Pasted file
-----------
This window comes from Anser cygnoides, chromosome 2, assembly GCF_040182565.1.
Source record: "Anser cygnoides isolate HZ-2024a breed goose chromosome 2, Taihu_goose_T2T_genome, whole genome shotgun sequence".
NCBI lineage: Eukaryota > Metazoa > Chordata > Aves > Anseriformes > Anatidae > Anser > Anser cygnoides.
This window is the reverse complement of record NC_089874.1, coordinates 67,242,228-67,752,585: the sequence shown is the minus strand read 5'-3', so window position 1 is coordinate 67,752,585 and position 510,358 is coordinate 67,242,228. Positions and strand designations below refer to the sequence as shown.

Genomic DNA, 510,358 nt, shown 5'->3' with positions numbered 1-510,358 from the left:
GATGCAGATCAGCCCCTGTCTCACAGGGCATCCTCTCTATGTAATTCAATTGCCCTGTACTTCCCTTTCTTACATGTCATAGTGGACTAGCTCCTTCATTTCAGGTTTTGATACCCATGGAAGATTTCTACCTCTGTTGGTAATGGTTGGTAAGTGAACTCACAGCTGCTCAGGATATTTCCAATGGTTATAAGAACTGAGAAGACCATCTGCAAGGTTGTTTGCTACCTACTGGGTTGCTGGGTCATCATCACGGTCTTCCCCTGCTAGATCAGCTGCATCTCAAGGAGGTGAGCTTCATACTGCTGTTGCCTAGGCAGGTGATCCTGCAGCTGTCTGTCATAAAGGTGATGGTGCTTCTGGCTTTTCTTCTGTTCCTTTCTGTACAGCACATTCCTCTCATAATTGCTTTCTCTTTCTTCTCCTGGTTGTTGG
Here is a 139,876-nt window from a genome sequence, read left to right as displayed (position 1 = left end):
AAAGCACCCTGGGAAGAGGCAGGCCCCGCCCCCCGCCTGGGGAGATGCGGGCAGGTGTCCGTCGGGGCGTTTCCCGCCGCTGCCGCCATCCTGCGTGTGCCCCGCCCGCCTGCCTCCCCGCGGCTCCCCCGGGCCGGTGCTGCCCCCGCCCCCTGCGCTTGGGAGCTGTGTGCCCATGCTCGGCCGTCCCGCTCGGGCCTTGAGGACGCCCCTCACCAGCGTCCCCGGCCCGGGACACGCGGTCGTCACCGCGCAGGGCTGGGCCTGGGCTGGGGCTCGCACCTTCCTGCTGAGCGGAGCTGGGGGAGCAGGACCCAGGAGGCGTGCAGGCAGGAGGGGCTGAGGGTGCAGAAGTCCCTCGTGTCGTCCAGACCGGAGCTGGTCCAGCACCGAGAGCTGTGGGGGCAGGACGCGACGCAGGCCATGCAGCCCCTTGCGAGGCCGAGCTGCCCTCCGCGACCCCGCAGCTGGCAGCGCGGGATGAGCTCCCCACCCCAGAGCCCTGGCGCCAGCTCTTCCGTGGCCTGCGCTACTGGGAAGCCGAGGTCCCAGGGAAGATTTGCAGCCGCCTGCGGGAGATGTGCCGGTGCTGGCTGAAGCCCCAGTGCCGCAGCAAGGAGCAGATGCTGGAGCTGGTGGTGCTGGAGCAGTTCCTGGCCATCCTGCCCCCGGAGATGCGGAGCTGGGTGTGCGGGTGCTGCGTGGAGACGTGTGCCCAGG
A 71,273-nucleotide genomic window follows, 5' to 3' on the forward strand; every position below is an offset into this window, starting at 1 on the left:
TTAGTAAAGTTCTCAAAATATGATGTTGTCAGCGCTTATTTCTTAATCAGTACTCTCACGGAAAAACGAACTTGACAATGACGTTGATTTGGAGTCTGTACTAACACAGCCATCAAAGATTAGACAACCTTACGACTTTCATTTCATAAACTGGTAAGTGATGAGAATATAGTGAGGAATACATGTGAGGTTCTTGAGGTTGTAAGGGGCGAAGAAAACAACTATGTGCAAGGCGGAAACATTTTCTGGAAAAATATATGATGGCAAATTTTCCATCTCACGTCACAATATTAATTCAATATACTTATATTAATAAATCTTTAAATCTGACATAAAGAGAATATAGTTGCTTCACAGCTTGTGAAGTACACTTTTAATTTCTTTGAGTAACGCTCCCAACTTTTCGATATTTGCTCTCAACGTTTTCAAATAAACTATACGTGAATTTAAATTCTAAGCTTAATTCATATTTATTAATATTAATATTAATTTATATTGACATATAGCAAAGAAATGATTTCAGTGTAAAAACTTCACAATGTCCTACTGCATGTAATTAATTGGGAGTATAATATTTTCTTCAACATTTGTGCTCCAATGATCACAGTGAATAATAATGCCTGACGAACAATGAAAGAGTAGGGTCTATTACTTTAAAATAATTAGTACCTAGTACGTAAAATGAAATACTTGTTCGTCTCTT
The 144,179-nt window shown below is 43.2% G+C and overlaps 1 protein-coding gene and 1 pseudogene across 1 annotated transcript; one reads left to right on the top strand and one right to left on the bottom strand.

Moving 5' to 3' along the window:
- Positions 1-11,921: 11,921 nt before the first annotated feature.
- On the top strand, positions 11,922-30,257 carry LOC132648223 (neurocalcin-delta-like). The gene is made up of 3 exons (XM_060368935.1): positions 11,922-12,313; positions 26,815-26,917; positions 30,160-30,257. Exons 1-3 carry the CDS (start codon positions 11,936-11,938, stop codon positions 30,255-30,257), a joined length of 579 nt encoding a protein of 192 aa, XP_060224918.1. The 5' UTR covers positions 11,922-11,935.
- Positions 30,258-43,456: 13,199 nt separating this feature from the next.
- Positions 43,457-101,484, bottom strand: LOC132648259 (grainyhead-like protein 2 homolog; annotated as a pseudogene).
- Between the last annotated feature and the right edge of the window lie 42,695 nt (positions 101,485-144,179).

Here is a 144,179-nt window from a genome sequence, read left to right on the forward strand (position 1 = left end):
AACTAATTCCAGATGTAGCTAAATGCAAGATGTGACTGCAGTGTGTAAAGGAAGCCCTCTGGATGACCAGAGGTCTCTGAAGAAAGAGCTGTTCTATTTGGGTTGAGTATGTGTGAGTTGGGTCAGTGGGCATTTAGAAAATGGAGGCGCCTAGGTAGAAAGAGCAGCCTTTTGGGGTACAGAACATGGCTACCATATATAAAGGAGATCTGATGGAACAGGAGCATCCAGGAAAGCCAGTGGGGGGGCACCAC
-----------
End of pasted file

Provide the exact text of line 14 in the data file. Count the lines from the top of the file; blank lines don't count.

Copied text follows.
- On the top strand, positions 11,922-30,257 carry LOC132648223 (neurocalcin-delta-like). The gene is made up of 3 exons (XM_060368935.1): positions 11,922-12,313; positions 26,815-26,917; positions 30,160-30,257. Exons 1-3 carry the CDS (start codon positions 11,936-11,938, stop codon positions 30,255-30,257), a joined length of 579 nt encoding a protein of 192 aa, XP_060224918.1. The 5' UTR covers positions 11,922-11,935.